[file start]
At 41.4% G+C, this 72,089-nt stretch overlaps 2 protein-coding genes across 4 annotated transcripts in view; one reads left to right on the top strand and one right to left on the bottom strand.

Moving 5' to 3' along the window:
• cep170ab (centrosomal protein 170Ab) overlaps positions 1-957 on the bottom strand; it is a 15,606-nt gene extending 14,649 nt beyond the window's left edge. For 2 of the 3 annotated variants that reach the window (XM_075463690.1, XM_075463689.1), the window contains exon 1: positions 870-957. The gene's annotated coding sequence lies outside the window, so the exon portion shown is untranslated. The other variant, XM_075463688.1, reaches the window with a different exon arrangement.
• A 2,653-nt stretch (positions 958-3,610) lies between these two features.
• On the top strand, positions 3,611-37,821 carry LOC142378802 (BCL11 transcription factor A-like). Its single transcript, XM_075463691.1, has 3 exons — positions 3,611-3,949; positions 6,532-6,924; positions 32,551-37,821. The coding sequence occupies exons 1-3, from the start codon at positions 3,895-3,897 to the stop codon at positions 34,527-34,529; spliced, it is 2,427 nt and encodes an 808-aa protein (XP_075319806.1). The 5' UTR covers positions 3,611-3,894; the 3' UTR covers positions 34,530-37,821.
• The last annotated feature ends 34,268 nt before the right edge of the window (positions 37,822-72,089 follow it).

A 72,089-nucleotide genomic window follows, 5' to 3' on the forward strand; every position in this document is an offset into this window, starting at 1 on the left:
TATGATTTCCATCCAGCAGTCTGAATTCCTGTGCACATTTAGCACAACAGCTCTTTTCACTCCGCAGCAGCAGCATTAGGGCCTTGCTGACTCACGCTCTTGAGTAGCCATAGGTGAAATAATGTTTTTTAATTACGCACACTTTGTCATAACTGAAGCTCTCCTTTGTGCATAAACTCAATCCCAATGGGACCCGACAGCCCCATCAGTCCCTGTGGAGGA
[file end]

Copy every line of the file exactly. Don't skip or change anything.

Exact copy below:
At 41.4% G+C, this 72,089-nt stretch overlaps 2 protein-coding genes across 4 annotated transcripts in view; one reads left to right on the top strand and one right to left on the bottom strand.

Moving 5' to 3' along the window:
• cep170ab (centrosomal protein 170Ab) overlaps positions 1-957 on the bottom strand; it is a 15,606-nt gene extending 14,649 nt beyond the window's left edge. For 2 of the 3 annotated variants that reach the window (XM_075463690.1, XM_075463689.1), the window contains exon 1: positions 870-957. The gene's annotated coding sequence lies outside the window, so the exon portion shown is untranslated. The other variant, XM_075463688.1, reaches the window with a different exon arrangement.
• A 2,653-nt stretch (positions 958-3,610) lies between these two features.
• On the top strand, positions 3,611-37,821 carry LOC142378802 (BCL11 transcription factor A-like). Its single transcript, XM_075463691.1, has 3 exons — positions 3,611-3,949; positions 6,532-6,924; positions 32,551-37,821. The coding sequence occupies exons 1-3, from the start codon at positions 3,895-3,897 to the stop codon at positions 34,527-34,529; spliced, it is 2,427 nt and encodes an 808-aa protein (XP_075319806.1). The 5' UTR covers positions 3,611-3,894; the 3' UTR covers positions 34,530-37,821.
• The last annotated feature ends 34,268 nt before the right edge of the window (positions 37,822-72,089 follow it).

A 72,089-nucleotide genomic window follows, 5' to 3' on the forward strand; every position in this document is an offset into this window, starting at 1 on the left:
TATGATTTCCATCCAGCAGTCTGAATTCCTGTGCACATTTAGCACAACAGCTCTTTTCACTCCGCAGCAGCAGCATTAGGGCCTTGCTGACTCACGCTCTTGAGTAGCCATAGGTGAAATAATGTTTTTTAATTACGCACACTTTGTCATAACTGAAGCTCTCCTTTGTGCATAAACTCAATCCCAATGGGACCCGACAGCCCCATCAGTCCCTGTGGAGGA